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Anti-Terror Steps
Pressurise Pak to do more, Burns told
Ashok Tuteja
Tribune News Service

New Delhi, June 10
Armed with a brief to nudge India to resume dialogue with Pakistan, US Under Secretary of State William Burns today discussed a wide range of issues with Indian leaders but both sides preferred to maintain a veil of secrecy over the nature of talks.

However, it is learnt that while not ruling out the possibility of engaging Pakistan, New Delhi conveyed to the US its dissatisfaction with the measures taken by Islamabad to deal with terrorist forces acting against India from its soil.

The top American diplomat was also told by New Delhi in unambiguous terms that Washington ought to exert more pressure on Pakistan to bring to book the perpetrators of the 26/11 Mumbai attacks. India took a clear position that the onus of creating a proper atmosphere for the resumption of the bilateral dialogue was on Islamabad.

This was the first high-level dialogue between India and the US after the UPA assumed office for a second five-year term late last month.

During the four-day visit, Burns is also expected to do the groundwork for the visit of Secretary of State Hillary Clinton to India in mid-July.

What, however, made foreign office mandarins a little uncomfortable was a statement from the US State Department ahead of Burns talks in New Delhi. Burns will pitch for the resumption of dialogue between New Delhi and Islamabad during his meetings with the Indian, the State Department spokesman said in Washington.

New Delhi is of the firm view that it would resume dialogue with Pakistan only on its own terms after it is convinced about Islamabad’s intention and sincerity to deal with ‘jehadi’ elements acting against Indian interests.

But speculation is already on about the possibility of the two countries breaking the ice when Prime Minister Manmohan Singh comes face to face with Pakistan President Asif Ali Zardari at the Shanghai Cooperation Organisation (SCO) Summit at Yekaterinburg in Russia next week.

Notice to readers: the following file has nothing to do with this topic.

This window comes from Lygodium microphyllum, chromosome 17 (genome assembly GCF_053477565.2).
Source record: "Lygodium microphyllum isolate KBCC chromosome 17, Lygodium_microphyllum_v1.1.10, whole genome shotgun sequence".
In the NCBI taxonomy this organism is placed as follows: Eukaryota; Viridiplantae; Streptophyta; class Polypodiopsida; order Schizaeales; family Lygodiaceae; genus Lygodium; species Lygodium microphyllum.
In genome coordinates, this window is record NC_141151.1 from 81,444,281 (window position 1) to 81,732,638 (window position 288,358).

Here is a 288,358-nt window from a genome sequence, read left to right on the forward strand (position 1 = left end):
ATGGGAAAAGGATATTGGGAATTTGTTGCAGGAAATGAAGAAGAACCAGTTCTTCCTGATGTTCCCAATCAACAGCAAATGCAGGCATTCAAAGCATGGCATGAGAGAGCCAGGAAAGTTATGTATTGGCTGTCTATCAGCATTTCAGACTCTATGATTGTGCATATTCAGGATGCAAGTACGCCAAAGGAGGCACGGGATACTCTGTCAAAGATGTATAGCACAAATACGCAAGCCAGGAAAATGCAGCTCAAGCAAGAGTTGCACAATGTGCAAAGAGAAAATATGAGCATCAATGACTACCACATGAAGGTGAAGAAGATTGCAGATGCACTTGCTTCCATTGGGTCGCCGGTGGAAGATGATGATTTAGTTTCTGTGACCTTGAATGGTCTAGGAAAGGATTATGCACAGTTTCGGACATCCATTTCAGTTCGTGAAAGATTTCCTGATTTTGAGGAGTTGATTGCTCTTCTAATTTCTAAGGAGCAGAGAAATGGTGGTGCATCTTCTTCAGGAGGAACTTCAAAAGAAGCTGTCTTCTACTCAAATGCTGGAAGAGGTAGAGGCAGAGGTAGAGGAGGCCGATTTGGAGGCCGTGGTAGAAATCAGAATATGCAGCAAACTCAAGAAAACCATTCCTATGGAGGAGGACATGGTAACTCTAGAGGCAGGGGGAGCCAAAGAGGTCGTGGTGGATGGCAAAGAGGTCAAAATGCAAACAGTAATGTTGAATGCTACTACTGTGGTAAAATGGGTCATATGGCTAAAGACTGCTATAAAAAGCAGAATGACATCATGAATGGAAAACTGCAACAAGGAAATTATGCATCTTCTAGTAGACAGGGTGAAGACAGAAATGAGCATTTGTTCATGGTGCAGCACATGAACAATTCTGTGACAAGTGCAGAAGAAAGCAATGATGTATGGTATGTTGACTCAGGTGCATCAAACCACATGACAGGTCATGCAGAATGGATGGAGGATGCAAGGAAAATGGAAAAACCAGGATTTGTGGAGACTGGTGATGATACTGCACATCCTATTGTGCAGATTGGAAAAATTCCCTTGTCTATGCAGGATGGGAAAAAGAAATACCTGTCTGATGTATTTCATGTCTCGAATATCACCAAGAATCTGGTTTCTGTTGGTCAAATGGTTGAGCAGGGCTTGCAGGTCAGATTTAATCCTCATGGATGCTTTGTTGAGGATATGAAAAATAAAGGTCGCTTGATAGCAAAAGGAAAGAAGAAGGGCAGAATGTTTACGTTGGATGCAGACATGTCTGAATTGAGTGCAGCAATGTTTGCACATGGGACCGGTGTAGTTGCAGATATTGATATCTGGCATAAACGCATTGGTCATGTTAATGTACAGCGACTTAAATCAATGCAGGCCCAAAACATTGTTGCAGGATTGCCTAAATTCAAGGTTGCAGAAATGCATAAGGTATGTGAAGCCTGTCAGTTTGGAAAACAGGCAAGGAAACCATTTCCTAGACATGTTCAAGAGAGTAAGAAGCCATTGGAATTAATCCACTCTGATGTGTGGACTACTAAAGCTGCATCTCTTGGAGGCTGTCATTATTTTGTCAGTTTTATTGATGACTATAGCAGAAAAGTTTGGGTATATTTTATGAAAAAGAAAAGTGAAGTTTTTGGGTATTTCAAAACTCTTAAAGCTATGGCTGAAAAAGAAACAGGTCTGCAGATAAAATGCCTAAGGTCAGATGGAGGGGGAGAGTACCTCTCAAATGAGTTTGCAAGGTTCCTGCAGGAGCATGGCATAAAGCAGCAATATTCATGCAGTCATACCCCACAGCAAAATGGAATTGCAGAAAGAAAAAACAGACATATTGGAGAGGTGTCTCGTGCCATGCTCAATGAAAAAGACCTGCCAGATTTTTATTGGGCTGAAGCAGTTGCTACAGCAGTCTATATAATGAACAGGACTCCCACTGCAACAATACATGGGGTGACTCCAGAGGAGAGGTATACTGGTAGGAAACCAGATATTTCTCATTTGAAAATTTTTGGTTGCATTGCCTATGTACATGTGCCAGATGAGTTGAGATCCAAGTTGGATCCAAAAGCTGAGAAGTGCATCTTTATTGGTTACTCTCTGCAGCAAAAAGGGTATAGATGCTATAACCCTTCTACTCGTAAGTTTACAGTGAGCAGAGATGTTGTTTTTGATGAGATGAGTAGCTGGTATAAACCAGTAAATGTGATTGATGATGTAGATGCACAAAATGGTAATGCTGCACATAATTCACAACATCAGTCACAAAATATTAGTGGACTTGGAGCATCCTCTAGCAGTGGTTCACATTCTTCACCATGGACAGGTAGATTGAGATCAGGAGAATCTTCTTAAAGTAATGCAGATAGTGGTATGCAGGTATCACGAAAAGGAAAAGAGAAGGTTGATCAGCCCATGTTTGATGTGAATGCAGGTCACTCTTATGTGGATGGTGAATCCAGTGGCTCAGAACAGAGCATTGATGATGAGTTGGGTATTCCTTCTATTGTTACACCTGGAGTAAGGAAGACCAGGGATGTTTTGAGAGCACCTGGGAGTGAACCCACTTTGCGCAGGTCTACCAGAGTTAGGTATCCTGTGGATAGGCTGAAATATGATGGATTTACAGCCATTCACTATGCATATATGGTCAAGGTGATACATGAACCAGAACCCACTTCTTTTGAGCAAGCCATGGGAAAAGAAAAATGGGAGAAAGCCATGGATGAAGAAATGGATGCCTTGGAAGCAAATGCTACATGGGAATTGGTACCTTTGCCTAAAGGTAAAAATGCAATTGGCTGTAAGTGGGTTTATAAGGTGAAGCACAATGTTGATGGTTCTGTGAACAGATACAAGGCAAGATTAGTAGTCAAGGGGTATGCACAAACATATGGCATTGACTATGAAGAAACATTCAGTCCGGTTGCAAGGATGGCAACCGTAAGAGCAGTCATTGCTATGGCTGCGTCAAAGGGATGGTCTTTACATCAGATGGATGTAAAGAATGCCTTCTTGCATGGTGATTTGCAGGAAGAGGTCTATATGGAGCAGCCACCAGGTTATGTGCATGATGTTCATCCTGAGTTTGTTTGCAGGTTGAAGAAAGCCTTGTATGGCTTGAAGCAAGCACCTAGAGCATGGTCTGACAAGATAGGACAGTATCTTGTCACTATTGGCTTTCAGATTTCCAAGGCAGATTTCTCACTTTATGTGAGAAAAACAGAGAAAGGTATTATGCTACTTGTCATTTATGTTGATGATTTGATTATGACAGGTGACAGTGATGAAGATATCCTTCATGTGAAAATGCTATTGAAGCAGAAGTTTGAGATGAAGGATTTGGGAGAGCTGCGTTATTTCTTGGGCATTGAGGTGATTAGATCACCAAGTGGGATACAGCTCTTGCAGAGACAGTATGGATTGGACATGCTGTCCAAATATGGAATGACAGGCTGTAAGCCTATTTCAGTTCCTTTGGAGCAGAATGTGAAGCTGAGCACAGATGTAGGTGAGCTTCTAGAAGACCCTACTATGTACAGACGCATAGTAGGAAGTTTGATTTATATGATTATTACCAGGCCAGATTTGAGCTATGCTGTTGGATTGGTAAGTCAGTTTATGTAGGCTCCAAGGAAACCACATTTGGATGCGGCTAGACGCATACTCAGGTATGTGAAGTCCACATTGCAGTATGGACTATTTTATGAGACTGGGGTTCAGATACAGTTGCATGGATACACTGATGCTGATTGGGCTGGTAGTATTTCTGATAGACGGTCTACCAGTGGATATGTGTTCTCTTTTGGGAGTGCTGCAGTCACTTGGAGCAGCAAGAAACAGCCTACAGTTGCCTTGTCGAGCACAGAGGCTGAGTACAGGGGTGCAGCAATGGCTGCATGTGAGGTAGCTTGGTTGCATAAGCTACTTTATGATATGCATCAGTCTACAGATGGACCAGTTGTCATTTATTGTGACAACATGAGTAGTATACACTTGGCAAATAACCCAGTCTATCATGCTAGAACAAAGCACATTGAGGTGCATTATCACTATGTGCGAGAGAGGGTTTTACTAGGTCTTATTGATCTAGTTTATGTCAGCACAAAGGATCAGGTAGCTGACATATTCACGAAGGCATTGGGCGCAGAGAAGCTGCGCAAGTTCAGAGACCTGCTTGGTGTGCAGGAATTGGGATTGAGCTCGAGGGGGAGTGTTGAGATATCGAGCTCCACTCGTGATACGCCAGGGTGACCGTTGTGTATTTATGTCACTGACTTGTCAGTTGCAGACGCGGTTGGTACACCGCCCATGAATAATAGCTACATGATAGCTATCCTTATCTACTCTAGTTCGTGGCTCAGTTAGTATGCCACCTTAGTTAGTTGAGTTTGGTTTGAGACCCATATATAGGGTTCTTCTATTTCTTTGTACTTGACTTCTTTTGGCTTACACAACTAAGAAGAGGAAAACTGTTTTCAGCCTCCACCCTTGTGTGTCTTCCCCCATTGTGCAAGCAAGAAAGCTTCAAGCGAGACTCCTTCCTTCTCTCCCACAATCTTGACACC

While not ruling out the possibility of a meeting between the two leaders, official sources said nothing had been finalised as of now.

During the course of the day, Burns held extensive talks with Foreign Secretary Shiv Shankar Menon and later called on External Affairs Minister SM Krishna and Home Minister P Chidambaram. India-Pakistan relations, the Obama administration’s Af-Pak strategy and the bilateral Indo-US agenda figured prominently during the discussions.

Burns made a brief statement as he emerged from his meeting with Krishna at the South Block. “We (India and the US) have come a long way together. President Obama and Secretary of State Hillary Clinton have sent me with a clear message that India is our major foreign policy priority.”

He said India was a crucial global partner of the US and he had held excellent meetings with his Indian interlocutors. “I am here to chart together an ambitious bilateral agenda for the next phase of the strategic partnership, ” he added. Burns will meet National Security Adviser (NSA) MK Narayanan and call on Prime Minister Manmohan Singh and Leader of the Opposition LK Advani.

The sources said Menon conveyed to Burns that India was not averse to resuming dialogue with Pakistan but for that a proper atmosphere would have to be created by Islamabad. Talks could not be held in an atmosphere of violence and apprehensions of more terror attacks.

He was also told how the Pakistani authorities had virtually facilitated the release of Hafiz Saeed, Jamat-ud-Dawa (JuD) chief and a key plotter of the 26/11 attacks, from his house arrest in Lahore recently.

Menon pointed out to Burns that Pakistan might have launched a massive action against the Taliban in Swat valley and other areas but was reluctant to act with safe vigour against anti-India groups like the Jaish-e-Mohammed (JeM) and the Lashkar-e-Toiba (LeT).



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